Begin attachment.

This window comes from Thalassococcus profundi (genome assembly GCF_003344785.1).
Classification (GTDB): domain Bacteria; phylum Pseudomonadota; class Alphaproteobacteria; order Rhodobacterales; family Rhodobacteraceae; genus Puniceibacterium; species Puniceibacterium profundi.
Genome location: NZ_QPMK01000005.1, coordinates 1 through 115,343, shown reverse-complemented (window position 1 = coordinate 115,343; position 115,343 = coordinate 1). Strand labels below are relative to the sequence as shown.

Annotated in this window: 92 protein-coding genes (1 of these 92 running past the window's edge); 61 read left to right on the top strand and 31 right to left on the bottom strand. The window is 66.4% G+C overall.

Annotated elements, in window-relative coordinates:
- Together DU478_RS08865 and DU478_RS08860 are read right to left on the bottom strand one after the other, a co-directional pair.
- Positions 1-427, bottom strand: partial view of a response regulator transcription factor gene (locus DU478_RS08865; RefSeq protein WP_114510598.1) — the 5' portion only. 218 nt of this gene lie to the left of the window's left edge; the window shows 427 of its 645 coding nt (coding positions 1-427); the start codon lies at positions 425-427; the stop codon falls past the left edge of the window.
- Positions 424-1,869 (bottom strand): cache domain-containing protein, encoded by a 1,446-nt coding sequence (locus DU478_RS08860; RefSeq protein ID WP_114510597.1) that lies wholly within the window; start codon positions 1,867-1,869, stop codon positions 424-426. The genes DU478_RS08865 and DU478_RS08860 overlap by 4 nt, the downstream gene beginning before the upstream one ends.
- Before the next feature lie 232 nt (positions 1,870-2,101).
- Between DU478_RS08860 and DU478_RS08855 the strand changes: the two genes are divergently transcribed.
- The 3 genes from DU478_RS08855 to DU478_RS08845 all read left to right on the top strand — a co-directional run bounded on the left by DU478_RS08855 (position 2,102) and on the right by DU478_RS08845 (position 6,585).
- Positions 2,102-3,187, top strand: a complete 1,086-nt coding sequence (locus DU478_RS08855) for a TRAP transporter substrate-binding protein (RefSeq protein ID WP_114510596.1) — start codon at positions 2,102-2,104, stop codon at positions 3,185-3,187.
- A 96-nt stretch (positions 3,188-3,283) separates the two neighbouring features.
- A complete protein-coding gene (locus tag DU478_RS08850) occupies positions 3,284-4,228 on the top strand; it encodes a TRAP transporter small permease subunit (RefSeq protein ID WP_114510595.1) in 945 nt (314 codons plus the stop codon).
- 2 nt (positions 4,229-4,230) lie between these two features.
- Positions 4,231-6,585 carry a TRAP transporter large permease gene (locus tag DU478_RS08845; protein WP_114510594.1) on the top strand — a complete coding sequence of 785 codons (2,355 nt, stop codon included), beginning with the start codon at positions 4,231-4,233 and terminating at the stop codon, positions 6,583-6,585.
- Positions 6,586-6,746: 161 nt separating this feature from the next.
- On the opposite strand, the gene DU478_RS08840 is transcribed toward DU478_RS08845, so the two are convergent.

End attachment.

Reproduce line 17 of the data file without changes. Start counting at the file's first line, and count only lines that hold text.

- Positions 6,586-6,746: 161 nt separating this feature from the next.